Minister for Immigration and Ethnic Affairs v Wu Shan Liang (1996) 185 CLR 259
Administrative Law, Judicial Review, Beneficial construction
Facts; Wu Shan Liang and two others were Chinese nationals who arrived in Australia in 1992 and sought refugee status. Delegates of the minister rejected the applications, finding that although the respondents did fear punishment upon returning to China for reasons of imputed political opinion, those fears were not well-founded (applying the real chance test in Chan v Minister for Immigration and Ethnic Affairs (1989) 169 CLR 379 at #48). The respondents applied for judicial review under the administrative decisions (judicial review) act 1977 (Cth) in the Federal Court, which dismissed their application. The respondents appeal to the full court, which allowed the appeal. The minister appealed by special leave to the High Court.
Application; 'When the full court referred to the "beneficial construction" it sought to adopt an approach mandated by a long series of cases, the best exemplar of which is Collector of Customs v Pozzolanic. In that case… [it] was said that a court should not be concerned with the looseness in the language… nor with unhappy phrasing of the reasons of an administrative decision maker at 287. The court continued: the reasons for the decision under review are not to be construed minutely and finally with an eye keenly attuned to the perception of error.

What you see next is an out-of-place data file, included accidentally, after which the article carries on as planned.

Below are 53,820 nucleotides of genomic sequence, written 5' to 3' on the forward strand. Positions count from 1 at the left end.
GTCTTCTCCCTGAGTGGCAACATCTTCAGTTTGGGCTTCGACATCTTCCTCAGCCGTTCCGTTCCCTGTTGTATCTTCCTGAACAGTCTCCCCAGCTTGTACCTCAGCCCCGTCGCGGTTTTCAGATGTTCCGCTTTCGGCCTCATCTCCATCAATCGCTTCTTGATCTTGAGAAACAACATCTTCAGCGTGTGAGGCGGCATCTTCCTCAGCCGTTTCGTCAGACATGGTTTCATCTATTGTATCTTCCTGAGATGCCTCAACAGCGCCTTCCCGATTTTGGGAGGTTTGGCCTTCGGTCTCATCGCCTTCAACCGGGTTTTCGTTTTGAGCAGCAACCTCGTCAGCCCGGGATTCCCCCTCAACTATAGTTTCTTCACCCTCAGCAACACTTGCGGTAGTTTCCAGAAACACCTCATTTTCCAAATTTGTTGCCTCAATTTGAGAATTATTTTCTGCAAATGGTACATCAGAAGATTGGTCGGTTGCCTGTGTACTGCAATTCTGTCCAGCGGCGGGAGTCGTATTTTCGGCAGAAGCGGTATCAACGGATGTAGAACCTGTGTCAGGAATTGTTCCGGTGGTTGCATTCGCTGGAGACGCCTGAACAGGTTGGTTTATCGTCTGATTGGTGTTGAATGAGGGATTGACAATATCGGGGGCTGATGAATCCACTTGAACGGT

These propositions are well settled they recognise the reality that the reasons of an administrative decision maker are meant to inform and not to be scrutinised upon overzealous judicial review by seeking to discern whether some inadequacy maybe gleaned from the way in which the reasons are expressed. In the present context any court reviewing the decision upon refugee status must beware of turning a review of the reasons of the decision maker upon proper principles into a reconsideration of the merits of the decision. This has been made clear many times in this court. For example, it was said by Brendan J in Attorney General (NSW) v Quinn at 35-6: the duty and jurisdiction of the court to review administrative action does not go beyond the declaration and enforcement of the law which determines the limits and governs the exercise of the repositories power (Brennan CJ, Toohey , McHugh & Gummow JJ at 271-2).
Holding; The High Court allowed the appeal, finding that the federal court had not given a beneficial construction to the reasons of the delegate – who had in fact formulated and applied the correct tests – but rather, had analysed them as though they were statutory formulations. The High Court found that the delegate had started and finished with the correct test from Chan (being whether there was a real chance of persecution) and had only temporarily lapsed into the phraseology of speculation (which would suggest a test of balance of probabilities).